An annual average basis, catastrophes around the world are expected to cause around $123bn in insured losses compared to an average of $74bn in actual losses over the past 10 years.
According to Verisk’s 2022 Global Modelled Catastrophe Losses Report, key drivers for the losses include the number and value of properties exposed to risk, natural variability when losses occur, climate change, and man-made factors.
The most significant factor driving increased catastrophe losses over the past few years is the rise in exposure values and replacement costs.
Both are represented by continued construction in high-hazard areas as well as high levels of inflation that are driving up repair and rebuild costs.
It’s important for insurers to regularly reassess their exposures, particularly in the most vulnerable urban and coastal areas. Updating the property replacement values used in catastrophe modelling and other processes helps to ensure a more informed view of risk.
The report also observes the natural variability associated with global catastrophe losses, noting the current 5-year actual loss period immediately followed by 10 years of lower levels of loss highlighted by fewer loss-causing hurricanes in the Atlantic basin.
Larger years of insured losses can and will likely occur in today’s climatic conditions, adding that while the market has increasingly used the terminology “secondary perils” to refer to non-hurricane and non-earthquake risk, the losses from severe storms and wildfires are, to the contrary, primary and significant.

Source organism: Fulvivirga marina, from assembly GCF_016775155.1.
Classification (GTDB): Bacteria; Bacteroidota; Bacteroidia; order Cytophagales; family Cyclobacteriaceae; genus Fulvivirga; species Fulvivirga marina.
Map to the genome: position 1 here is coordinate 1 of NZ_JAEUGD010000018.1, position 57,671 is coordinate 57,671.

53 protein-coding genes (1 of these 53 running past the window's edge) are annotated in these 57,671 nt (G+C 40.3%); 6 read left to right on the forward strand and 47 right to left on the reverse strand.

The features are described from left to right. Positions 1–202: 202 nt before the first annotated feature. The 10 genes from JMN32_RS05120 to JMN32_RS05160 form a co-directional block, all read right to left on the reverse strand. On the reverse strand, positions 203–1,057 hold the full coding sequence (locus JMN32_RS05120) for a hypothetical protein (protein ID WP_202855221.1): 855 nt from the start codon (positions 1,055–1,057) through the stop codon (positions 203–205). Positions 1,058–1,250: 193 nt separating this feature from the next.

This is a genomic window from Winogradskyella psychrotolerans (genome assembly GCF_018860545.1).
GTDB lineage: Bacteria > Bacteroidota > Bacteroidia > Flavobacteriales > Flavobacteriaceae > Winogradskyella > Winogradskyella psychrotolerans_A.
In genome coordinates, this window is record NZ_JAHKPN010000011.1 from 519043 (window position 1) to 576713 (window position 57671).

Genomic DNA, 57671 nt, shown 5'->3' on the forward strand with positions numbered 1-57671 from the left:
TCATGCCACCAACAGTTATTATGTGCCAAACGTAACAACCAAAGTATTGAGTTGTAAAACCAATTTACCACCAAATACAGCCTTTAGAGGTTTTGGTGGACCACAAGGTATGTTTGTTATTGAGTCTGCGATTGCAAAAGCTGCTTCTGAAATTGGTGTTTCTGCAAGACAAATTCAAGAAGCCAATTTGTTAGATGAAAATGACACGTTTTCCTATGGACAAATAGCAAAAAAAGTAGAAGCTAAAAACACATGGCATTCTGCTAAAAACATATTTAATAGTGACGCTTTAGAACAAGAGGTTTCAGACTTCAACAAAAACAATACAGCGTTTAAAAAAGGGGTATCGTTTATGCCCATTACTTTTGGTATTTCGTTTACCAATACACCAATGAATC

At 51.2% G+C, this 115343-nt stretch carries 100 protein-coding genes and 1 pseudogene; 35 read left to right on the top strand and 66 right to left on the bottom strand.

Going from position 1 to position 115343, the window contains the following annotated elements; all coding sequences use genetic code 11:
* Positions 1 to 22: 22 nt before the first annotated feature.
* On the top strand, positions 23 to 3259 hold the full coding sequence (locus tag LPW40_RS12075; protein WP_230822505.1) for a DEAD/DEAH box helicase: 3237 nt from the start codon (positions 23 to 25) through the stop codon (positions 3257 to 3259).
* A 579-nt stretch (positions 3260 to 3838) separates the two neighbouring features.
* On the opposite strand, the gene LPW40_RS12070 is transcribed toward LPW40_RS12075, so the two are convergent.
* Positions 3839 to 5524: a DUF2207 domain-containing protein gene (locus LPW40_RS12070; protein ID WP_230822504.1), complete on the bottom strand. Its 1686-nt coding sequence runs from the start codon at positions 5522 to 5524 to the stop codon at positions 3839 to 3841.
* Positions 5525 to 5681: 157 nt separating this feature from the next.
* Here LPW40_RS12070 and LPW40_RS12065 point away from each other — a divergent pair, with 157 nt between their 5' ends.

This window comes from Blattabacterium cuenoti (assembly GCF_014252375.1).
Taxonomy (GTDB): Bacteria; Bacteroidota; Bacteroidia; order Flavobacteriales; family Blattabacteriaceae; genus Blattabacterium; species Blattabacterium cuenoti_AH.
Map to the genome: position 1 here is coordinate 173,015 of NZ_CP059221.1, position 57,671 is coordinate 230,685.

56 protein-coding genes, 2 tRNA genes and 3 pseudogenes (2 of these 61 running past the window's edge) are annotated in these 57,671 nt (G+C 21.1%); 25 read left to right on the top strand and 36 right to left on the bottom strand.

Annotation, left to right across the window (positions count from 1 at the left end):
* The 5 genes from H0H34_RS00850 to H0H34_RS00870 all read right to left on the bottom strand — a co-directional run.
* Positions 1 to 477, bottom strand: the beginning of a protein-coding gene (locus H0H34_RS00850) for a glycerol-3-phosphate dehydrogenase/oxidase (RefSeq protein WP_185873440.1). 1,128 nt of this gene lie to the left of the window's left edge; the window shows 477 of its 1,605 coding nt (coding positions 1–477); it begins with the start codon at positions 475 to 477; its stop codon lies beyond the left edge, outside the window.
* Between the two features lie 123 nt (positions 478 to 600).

All catastrophes can contribute to losses, whether they are a single major event, an aggregation of smaller ones, or a combination of the two.
Verisk’s models estimate a more than 40% chance of experiencing a 5-year average loss of over $100bn.
This suggests the last 5 years should not be viewed as out of the ordinary. The models show at least a 50% chance of experiencing a single year in the next decade with insured losses over $200bn.
Verisk models are effectively capturing the scale of recent losses, but also indicate that years of more extreme losses are possible. We continue to invest in catastrophe models that provide a global and comprehensive view of the complex nature of risk today and of the near-present climate.